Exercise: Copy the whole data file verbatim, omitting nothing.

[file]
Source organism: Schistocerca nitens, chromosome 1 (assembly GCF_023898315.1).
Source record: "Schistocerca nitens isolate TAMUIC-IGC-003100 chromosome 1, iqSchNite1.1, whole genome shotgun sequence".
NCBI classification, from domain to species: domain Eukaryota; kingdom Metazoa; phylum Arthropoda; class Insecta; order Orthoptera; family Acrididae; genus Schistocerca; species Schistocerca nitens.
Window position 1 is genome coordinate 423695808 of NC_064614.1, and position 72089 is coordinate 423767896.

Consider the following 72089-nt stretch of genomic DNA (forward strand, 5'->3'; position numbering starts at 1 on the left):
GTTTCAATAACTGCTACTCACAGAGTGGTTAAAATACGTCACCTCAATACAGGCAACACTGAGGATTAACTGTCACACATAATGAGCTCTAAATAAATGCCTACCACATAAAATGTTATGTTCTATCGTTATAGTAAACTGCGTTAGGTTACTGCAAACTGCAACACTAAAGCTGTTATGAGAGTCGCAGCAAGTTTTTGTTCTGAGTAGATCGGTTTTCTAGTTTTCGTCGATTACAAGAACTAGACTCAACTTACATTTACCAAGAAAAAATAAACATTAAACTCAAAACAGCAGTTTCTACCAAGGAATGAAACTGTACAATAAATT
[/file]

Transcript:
Source organism: Schistocerca nitens, chromosome 1 (assembly GCF_023898315.1).
Source record: "Schistocerca nitens isolate TAMUIC-IGC-003100 chromosome 1, iqSchNite1.1, whole genome shotgun sequence".
NCBI classification, from domain to species: domain Eukaryota; kingdom Metazoa; phylum Arthropoda; class Insecta; order Orthoptera; family Acrididae; genus Schistocerca; species Schistocerca nitens.
Window position 1 is genome coordinate 423695808 of NC_064614.1, and position 72089 is coordinate 423767896.

Consider the following 72089-nt stretch of genomic DNA (forward strand, 5'->3'; position numbering starts at 1 on the left):
GTTTCAATAACTGCTACTCACAGAGTGGTTAAAATACGTCACCTCAATACAGGCAACACTGAGGATTAACTGTCACACATAATGAGCTCTAAATAAATGCCTACCACATAAAATGTTATGTTCTATCGTTATAGTAAACTGCGTTAGGTTACTGCAAACTGCAACACTAAAGCTGTTATGAGAGTCGCAGCAAGTTTTTGTTCTGAGTAGATCGGTTTTCTAGTTTTCGTCGATTACAAGAACTAGACTCAACTTACATTTACCAAGAAAAAATAAACATTAAACTCAAAACAGCAGTTTCTACCAAGGAATGAAACTGTACAATAAATT